Have you made any effort to research the issue, and look for laws or ordinances? Apparently not, because when I searched for “hayward sign ordinance” I immediately found the city’s ordinance and its language prohibiting signs on all public property.

    I can understand that many people might be unaware of local ordinances, especially in cities where they don’t reside.

    But doesn’t common sense suggest to you that it ought to be illegal for people to post signs on public property, and if you decide that posting signs on public property is something you want to do, doesn’t it make sense that you should research the law on the topic?

    Of course you’ve posted this less than 24 hours before the election, and I don’t have time right now to dig out notes or re-do the complete research regarding state and local laws. But here’s Hayward’s municipal code:

    Hayward: “SEC. 10-7.300 GENERAL REGULATIONS. (a) The following regulations shall apply to all signs in all districts within the city. No sign may be placed in any of the following areas: … (2) On any public property”
    http://www.hayward-ca.gov/municipal/HMCWEB/SignRegulations.pdf

    See also http://www.bayeast.org/sign_ordinances

  9. victim, blamed says:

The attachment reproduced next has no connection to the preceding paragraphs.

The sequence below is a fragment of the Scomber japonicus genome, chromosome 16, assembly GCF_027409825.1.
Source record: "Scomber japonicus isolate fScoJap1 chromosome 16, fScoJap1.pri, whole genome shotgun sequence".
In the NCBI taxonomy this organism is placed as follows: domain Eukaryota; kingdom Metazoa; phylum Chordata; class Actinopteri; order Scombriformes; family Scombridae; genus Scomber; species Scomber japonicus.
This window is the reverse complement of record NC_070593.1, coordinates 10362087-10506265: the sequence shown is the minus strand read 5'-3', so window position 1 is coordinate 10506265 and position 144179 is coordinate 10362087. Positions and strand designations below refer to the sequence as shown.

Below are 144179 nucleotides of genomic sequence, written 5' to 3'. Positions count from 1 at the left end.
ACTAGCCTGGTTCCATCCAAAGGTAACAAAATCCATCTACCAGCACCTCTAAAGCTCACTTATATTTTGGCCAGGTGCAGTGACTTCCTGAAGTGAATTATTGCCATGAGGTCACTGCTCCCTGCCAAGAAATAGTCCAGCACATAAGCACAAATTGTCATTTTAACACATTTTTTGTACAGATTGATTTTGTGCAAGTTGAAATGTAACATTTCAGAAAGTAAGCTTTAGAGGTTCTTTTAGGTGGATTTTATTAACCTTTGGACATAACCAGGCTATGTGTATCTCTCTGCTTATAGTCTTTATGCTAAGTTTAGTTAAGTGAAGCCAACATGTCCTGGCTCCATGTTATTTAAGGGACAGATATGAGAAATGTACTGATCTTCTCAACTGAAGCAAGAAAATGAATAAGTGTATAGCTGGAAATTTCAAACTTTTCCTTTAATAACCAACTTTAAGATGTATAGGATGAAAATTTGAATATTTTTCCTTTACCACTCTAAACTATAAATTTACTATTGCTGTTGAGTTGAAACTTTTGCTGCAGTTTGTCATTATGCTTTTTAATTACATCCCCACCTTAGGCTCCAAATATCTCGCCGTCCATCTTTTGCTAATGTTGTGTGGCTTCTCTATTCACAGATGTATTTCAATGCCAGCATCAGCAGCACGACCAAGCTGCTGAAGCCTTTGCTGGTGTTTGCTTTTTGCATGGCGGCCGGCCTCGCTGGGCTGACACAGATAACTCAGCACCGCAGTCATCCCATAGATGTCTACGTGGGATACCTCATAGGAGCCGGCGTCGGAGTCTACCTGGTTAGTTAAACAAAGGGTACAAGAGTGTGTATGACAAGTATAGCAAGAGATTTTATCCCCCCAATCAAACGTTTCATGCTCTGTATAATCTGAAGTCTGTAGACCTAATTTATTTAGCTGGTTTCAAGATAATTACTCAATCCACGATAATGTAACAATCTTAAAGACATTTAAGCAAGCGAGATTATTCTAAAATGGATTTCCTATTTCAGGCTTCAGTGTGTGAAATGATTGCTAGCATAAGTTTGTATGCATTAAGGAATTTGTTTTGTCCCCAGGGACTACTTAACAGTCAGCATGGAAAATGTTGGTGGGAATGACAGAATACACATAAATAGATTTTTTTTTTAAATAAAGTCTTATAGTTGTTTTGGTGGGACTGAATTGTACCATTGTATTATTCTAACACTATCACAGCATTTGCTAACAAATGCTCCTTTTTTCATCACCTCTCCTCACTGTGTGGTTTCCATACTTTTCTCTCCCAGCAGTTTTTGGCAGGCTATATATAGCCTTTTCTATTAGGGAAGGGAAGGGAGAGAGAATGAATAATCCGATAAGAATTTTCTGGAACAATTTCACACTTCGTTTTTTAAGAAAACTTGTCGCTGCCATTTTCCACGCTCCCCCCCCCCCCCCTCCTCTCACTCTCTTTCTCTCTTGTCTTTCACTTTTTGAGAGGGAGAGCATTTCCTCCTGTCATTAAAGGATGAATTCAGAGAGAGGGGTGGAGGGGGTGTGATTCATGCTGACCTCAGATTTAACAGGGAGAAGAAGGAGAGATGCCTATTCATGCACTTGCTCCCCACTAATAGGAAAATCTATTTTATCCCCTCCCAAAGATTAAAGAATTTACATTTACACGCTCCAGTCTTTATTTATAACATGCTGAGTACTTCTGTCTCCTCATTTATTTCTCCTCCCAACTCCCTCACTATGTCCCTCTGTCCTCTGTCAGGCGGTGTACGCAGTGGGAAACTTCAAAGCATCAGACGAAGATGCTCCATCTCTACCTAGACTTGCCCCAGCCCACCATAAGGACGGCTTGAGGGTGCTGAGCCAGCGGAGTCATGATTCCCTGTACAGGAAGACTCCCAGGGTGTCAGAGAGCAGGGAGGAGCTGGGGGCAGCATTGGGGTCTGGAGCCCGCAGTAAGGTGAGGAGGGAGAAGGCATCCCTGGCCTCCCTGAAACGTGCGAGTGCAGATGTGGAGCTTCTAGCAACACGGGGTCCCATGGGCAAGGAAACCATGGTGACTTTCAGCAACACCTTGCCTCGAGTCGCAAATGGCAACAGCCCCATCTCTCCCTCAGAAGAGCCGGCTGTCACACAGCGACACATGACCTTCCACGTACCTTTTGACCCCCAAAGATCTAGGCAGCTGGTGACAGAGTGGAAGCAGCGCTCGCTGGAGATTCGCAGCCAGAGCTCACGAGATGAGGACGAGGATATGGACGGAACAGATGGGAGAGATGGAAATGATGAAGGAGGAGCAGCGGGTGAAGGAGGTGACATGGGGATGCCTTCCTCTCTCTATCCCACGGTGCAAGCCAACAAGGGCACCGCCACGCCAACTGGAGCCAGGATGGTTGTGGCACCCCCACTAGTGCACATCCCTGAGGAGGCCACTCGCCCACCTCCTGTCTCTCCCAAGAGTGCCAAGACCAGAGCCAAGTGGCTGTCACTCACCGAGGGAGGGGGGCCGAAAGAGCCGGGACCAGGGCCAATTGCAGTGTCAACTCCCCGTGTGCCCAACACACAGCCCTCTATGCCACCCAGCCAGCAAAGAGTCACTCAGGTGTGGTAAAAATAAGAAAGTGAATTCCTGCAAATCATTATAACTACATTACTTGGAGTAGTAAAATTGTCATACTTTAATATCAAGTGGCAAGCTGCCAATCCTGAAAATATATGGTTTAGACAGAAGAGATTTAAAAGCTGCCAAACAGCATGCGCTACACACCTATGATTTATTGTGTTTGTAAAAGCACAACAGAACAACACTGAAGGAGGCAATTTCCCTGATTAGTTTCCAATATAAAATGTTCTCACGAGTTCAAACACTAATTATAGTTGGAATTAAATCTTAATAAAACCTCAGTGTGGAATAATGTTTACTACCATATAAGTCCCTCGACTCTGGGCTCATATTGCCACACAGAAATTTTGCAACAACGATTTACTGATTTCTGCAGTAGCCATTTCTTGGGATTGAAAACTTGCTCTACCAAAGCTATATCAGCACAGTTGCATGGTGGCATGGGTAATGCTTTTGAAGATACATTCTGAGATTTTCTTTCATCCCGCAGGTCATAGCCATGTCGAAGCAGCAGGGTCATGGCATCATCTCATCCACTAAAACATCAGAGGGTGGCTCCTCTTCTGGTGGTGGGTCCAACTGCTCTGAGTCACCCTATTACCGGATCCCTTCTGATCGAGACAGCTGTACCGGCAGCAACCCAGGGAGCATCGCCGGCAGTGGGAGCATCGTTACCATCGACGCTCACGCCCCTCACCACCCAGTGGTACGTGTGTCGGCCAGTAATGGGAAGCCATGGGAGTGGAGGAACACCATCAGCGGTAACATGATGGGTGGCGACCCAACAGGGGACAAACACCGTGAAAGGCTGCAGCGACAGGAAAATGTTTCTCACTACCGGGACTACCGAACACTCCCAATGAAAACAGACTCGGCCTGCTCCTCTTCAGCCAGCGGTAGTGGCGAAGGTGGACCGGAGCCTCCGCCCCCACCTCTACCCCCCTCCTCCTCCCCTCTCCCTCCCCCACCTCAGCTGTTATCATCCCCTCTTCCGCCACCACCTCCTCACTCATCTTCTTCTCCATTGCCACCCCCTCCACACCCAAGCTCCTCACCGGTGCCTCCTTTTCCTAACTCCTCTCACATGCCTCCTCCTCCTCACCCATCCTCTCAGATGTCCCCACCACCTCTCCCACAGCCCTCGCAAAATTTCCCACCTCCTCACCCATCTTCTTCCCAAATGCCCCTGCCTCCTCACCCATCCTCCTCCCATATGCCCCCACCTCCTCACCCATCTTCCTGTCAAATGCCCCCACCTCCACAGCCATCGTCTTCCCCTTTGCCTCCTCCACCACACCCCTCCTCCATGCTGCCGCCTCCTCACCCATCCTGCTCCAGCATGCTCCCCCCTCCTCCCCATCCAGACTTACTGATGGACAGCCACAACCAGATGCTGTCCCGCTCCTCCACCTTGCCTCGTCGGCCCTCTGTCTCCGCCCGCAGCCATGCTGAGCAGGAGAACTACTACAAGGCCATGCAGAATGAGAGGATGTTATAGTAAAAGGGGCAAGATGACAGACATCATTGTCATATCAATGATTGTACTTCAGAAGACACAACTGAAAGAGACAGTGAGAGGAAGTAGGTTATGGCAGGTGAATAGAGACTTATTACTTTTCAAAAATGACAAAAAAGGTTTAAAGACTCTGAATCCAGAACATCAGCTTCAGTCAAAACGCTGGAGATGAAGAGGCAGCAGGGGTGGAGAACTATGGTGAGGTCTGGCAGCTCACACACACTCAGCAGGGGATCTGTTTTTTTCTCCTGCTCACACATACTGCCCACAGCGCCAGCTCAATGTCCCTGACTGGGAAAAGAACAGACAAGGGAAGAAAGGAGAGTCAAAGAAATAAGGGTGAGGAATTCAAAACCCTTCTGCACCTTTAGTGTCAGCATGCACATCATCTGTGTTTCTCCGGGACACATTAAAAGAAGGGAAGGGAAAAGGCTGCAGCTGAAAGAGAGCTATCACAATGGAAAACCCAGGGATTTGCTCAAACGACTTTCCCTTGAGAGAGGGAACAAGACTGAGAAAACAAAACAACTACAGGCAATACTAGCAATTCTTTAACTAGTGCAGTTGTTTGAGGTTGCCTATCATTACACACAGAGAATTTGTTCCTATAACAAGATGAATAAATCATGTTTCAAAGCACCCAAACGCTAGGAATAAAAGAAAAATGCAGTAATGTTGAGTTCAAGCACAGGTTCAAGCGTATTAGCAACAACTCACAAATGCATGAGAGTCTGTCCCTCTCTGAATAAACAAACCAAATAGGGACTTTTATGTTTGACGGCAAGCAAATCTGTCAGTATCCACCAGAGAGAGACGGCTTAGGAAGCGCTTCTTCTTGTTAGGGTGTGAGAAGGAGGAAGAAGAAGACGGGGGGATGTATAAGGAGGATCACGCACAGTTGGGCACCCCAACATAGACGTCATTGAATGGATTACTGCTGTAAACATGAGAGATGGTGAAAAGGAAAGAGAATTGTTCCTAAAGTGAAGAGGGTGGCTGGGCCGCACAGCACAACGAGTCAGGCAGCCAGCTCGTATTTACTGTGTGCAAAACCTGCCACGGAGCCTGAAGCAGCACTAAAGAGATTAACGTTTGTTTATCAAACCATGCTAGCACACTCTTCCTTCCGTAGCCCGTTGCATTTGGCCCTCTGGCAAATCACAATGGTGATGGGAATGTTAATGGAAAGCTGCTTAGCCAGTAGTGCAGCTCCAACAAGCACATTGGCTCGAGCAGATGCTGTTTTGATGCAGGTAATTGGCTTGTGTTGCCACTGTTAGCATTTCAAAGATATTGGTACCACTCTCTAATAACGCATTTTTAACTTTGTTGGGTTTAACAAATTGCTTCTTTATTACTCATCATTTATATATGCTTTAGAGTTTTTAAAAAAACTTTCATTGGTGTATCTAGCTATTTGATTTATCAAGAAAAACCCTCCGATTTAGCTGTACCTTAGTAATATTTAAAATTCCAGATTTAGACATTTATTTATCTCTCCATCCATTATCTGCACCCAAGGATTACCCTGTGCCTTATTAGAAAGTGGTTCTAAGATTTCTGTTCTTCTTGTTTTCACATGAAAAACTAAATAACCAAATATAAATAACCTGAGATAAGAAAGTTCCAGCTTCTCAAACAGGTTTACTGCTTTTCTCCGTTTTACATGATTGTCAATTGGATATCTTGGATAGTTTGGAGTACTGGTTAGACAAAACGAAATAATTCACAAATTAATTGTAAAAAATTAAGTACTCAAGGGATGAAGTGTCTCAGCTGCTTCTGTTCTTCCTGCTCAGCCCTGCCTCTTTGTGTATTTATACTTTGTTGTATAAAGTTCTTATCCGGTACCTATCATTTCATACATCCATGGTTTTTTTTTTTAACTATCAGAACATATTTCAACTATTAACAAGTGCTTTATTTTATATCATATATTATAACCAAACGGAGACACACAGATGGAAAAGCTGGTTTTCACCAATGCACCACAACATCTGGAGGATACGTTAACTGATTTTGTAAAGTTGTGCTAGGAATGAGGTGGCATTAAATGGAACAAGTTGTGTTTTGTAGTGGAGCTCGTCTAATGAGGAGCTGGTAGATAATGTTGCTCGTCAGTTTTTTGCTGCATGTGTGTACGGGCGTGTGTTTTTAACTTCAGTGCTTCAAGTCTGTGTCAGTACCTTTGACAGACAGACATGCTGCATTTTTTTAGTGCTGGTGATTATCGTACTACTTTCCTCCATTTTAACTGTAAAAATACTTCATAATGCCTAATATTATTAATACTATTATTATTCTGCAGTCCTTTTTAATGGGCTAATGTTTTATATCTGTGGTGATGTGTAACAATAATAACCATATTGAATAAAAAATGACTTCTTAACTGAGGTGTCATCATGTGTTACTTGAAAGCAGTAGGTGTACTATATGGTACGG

There are a lot of red-flag valid reasons her name should never have been on that ballot. i was firsthand witness to some brutal miscarriage of justice, over the course of four years lost, along with all my assets, as I sought protection from… i got to know the family courts more intimately than anyone ever should. Letter and practice of law are not even second cousins twice removed; i get that, now. But I’m pretty sure her endorsement to the bench was sought and gained in this absurd obscene context, too.Tara Flanagan bullied her way onto both my petition for protection from domestic violence, after serial drug assisted aggravated sexual assaults, and more unthinkables, then my ex-husband’s suit against me, both 11th hour efforts which removed me from access and participation, and cost me everything on top of flouted orders in re assets and support. I liked her better as a rugby star than as unsought $450;hr associate counsel: no champion of justice, just an average everyday opportunistic ego rampaging over earnest participants in civilized matters on the taxpayer’s dime. Nice to see someone noticed something amiss, anyway.